NIE on Iran’s Nuclear Program: No Slam Dunk

12.04.07 | 2 min read | Text by Steven Aftergood

In an unusual policy pirouette, the Office of the Director of National Intelligence yesterday published the key judgments (pdf) of a National Intelligence Estimate on Iran’s nuclear weapons program little more than a month after the DNI issued guidance declaring that “It is the policy of the Director of National Intelligence that KJs [key judgments] should not be declassified.”

“We judge with high confidence that in fall 2003, Tehran halted its nuclear weapons program,” the new Estimate states dramatically.

Although it goes on to assert “moderate-to-high confidence that Tehran at a minimum is keeping open the option to develop nuclear weapons,” the new Estimate effectively distances the U.S. intelligence community from those who insist that Iran is irrevocably bent on acquiring nuclear weapons.

By challenging the prejudices of the Administration rather than reinforcing them, the NIE on Iran does what earlier estimates on Iraq notoriously failed to do.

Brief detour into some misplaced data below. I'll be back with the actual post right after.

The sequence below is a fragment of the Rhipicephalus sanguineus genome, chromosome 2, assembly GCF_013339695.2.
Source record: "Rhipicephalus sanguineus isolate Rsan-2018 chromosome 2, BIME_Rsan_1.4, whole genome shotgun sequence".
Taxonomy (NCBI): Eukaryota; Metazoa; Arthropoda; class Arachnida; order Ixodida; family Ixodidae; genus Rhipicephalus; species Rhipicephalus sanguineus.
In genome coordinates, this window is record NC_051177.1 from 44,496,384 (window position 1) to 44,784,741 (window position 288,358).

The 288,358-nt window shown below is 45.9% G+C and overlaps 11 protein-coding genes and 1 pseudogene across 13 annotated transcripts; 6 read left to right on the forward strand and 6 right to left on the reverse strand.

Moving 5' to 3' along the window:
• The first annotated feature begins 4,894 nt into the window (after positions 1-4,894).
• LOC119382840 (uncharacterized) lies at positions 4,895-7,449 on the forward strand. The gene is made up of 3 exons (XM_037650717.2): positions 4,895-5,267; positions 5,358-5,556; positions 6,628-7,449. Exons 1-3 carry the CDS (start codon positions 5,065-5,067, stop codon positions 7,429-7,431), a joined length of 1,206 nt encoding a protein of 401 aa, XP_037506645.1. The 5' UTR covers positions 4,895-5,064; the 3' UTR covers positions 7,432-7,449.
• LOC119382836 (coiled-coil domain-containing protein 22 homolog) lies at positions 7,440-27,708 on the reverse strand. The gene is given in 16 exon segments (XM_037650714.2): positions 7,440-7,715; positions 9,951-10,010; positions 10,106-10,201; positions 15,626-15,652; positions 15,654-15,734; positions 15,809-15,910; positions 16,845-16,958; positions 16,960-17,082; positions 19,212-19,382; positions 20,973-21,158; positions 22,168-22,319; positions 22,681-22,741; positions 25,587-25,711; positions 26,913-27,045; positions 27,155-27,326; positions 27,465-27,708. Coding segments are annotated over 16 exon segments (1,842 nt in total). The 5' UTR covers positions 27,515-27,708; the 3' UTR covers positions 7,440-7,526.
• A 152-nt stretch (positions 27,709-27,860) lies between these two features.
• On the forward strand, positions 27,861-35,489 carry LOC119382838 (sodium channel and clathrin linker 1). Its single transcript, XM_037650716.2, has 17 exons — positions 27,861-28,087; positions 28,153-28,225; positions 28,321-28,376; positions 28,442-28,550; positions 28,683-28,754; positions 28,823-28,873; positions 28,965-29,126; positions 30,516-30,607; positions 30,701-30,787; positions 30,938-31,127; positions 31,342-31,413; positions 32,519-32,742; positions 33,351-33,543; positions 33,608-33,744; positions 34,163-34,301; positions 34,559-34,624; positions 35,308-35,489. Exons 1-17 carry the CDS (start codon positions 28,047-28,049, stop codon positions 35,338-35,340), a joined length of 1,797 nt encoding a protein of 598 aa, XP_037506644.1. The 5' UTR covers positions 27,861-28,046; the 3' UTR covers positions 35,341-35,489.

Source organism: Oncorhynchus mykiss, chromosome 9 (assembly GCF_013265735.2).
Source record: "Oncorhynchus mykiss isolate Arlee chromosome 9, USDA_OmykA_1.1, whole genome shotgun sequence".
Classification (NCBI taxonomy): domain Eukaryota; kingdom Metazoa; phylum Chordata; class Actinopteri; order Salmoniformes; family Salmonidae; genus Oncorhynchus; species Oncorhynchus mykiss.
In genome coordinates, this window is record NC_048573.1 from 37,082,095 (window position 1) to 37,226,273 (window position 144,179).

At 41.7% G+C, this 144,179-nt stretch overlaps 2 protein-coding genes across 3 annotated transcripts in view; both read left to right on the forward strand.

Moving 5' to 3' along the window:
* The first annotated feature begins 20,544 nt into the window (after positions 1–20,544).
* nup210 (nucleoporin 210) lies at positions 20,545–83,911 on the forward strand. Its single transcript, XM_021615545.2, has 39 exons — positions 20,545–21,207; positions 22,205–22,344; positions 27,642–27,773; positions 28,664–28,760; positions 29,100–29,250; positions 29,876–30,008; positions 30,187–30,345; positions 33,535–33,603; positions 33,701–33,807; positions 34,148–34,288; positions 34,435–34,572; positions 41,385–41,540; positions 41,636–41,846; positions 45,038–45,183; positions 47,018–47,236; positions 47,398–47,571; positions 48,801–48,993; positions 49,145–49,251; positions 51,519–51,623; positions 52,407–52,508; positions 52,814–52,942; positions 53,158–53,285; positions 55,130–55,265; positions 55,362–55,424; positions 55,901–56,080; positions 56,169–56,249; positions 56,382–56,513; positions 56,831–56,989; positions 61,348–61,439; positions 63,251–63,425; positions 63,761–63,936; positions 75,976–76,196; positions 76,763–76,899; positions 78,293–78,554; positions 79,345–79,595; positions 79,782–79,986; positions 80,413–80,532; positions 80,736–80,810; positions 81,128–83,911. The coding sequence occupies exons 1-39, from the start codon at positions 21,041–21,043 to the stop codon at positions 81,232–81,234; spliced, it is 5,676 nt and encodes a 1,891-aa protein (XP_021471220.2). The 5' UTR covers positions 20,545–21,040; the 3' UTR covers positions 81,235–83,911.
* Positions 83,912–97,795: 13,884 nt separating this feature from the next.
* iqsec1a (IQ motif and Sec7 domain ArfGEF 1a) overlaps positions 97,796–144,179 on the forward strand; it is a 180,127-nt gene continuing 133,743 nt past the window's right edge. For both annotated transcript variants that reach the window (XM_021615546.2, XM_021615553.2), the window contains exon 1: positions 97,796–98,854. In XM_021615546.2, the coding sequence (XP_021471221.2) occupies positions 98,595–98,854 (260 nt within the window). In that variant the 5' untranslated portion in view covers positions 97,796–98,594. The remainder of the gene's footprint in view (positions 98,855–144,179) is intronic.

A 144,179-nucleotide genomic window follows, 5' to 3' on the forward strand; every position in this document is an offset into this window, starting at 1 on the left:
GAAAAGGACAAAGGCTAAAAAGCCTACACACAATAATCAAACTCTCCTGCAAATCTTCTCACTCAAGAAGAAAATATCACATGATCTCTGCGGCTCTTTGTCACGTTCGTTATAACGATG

It also departs from the judgments of the 2005 NIE on Iran, which is why it has now been publicly disclosed, according to Deputy DNI Donald Kerr.

“Since our understanding of Iran’s capabilities has changed, we felt it was important to release this information to ensure that an accurate presentation is available,” he said (pdf).

In fact, however, Congress directed the DNI in the FY 2007 defense authorization act to prepare an unclassified summary of the Estimate.

“Consistent with the protection of intelligence sources and methods, an unclassified summary of the key judgments of the National Intelligence Estimate should be submitted.” (House Report 109-702, section 1213, Intelligence on Iran).